On Thursday, September 3rd SPSSEG Project Manager, Kim Gridley, ENTRIX Engineer, Chad Krofta, and Onsite Inspector Dan Blatt got down and dirty under Highway 7 in the Ohop Valley.
Their are 2 bridges that cross highway 7 in the Ohop Valley. One conveys the current Ohop Creek flow. The other currently acts as an overflow channel and conveys water from a mid-valley ditch under the highway. By this time next year all of the flow of Ohop Creek will be directed under this bridge. In accordance, this bridge will be getting a bit of facelift as part of the Ohop Restoration Project. This year the contractor, RV associate will be adding some armoring to the bridge footings and adjacent banks. IN preparation for that work, the deep scour pool under the bridge needed to be dewatered, and all of the living organisms needed to be collected and relocated. Below is a short description of that experience…
I had recieved a call on wednesday that we needed to get the fish out of the highway 7 scour pool the following day. During a Western Washington fish-out we usually expect to find trout species such as cutthroat, rainbow, and perhaps even a few Coho salmon. In addition, sculpin, freshwater eels, and crayfish are very common.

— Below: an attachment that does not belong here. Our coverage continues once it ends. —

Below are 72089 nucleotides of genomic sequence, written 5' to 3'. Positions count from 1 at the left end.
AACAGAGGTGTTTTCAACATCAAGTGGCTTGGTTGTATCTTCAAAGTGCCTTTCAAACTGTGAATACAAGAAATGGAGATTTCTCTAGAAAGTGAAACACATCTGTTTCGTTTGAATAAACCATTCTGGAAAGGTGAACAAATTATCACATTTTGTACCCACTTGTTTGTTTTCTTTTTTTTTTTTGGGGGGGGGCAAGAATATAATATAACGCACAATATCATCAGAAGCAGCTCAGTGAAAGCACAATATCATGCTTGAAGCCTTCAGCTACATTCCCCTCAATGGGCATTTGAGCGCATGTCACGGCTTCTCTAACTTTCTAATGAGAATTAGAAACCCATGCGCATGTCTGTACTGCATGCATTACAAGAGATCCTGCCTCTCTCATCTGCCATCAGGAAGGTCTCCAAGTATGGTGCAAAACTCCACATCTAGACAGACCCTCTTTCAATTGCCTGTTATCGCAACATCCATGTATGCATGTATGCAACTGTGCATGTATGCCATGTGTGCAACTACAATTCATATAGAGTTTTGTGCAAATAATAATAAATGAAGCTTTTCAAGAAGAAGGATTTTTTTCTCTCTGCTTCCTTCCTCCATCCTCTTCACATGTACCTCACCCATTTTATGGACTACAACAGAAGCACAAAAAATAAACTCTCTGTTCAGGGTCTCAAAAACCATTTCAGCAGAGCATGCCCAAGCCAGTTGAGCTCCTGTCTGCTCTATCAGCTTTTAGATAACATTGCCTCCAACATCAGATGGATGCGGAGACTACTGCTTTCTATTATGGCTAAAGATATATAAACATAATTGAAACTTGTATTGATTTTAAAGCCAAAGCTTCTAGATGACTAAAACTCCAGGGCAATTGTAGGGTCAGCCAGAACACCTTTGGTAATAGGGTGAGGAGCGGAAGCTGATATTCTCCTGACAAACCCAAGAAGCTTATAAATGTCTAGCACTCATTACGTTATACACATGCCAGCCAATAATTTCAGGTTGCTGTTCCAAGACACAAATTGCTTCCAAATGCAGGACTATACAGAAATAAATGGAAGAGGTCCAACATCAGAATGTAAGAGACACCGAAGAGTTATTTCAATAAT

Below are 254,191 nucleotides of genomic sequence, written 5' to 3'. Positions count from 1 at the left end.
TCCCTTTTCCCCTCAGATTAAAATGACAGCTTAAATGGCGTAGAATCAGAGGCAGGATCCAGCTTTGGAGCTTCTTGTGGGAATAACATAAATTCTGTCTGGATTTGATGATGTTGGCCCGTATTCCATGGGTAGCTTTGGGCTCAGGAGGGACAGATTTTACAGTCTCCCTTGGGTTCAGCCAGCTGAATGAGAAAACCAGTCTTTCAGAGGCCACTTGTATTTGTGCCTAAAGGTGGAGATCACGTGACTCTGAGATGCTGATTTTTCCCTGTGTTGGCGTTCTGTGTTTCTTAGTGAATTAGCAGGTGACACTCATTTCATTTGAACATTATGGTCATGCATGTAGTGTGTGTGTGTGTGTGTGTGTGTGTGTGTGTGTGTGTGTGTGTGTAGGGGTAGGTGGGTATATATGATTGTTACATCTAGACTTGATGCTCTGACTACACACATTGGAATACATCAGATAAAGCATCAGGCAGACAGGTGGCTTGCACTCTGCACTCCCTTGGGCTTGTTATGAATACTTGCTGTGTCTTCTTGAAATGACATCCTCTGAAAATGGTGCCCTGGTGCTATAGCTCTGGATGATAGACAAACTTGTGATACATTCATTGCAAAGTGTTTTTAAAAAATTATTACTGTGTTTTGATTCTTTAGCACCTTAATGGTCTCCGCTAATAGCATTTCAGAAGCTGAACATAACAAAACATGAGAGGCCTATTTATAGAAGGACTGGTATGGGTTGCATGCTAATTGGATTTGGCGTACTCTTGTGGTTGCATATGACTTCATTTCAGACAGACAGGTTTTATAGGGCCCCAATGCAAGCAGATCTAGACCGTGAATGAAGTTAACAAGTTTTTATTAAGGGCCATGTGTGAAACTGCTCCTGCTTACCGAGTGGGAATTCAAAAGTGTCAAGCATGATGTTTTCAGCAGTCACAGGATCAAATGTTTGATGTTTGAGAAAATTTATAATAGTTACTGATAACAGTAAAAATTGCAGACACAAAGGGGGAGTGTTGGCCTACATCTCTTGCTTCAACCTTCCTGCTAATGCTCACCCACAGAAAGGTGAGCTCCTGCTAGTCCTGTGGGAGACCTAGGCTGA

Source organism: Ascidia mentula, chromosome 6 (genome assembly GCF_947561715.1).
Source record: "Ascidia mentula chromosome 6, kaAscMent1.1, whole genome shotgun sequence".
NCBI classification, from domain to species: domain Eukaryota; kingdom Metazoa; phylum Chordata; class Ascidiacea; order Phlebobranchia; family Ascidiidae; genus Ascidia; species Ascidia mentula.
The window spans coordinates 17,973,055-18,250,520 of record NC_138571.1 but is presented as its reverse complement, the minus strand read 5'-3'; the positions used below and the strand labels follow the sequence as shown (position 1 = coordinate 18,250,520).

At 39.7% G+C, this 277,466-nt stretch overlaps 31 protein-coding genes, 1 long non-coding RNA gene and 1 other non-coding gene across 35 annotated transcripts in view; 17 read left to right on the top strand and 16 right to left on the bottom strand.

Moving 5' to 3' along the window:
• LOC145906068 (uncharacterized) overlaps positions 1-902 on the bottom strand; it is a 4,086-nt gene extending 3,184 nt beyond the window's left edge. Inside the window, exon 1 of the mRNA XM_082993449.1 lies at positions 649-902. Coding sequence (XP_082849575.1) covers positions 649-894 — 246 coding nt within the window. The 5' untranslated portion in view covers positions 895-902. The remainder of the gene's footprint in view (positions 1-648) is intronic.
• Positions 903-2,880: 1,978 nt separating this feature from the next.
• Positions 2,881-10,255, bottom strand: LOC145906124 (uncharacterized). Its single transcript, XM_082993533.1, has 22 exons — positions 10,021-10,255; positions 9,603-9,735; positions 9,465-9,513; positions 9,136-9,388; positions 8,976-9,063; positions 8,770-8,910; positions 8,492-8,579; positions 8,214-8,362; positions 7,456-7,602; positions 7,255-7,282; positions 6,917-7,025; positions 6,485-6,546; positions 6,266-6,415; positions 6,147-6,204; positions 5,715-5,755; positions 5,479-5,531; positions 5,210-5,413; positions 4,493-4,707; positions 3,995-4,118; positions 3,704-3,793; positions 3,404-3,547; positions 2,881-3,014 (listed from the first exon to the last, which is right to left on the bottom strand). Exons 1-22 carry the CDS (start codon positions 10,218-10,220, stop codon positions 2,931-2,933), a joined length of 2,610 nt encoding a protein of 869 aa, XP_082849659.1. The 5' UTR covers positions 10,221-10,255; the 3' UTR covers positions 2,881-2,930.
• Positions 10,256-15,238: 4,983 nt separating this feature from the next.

I showed up on Thursday morning with all of my block nets, dip nets, and bucket ready to go. I walked up to the edge of the bank and looked down about ten feet into this deep, dark mud hole. At least 5-6 feet of water had already been pumped, so I asked, “How much water is left down there in that hole?” Dan’s reply was, “Ahh, about 3-4 feet.” SO I suited up grabbed my buckets and nets and worked my way down through the muck. With each sweep of our nets we captured pollywogs, juvenile frogs (with legs and tails), Sunfish, Catfish, salamanders, Carp, Bass, Sticklebacks and large water bugs. We did, however, see a few freshwater eels but no trout, salmon, crayfish, or even sculpin. After much consideration over what to do with all of these introduced species, it was decided that we would move them to another pond in the same ditch upstream.
Your first question is probably the same as mine…”How did all of these warm water species get into a Western Washington stream?” I think a few things happened here. First, a few miles upstream is Ohop Lake. Ohop lake is (or was) very likely stocked by local residents and others. In addition, Ohop creek is listed for high temperatures which has led to part of the project which will reforest 80 acres of riparian and wetland habitat. This massive planting project will ultimately shade the stream and insulate the water from the heat of the sun, especially on those hot summer days.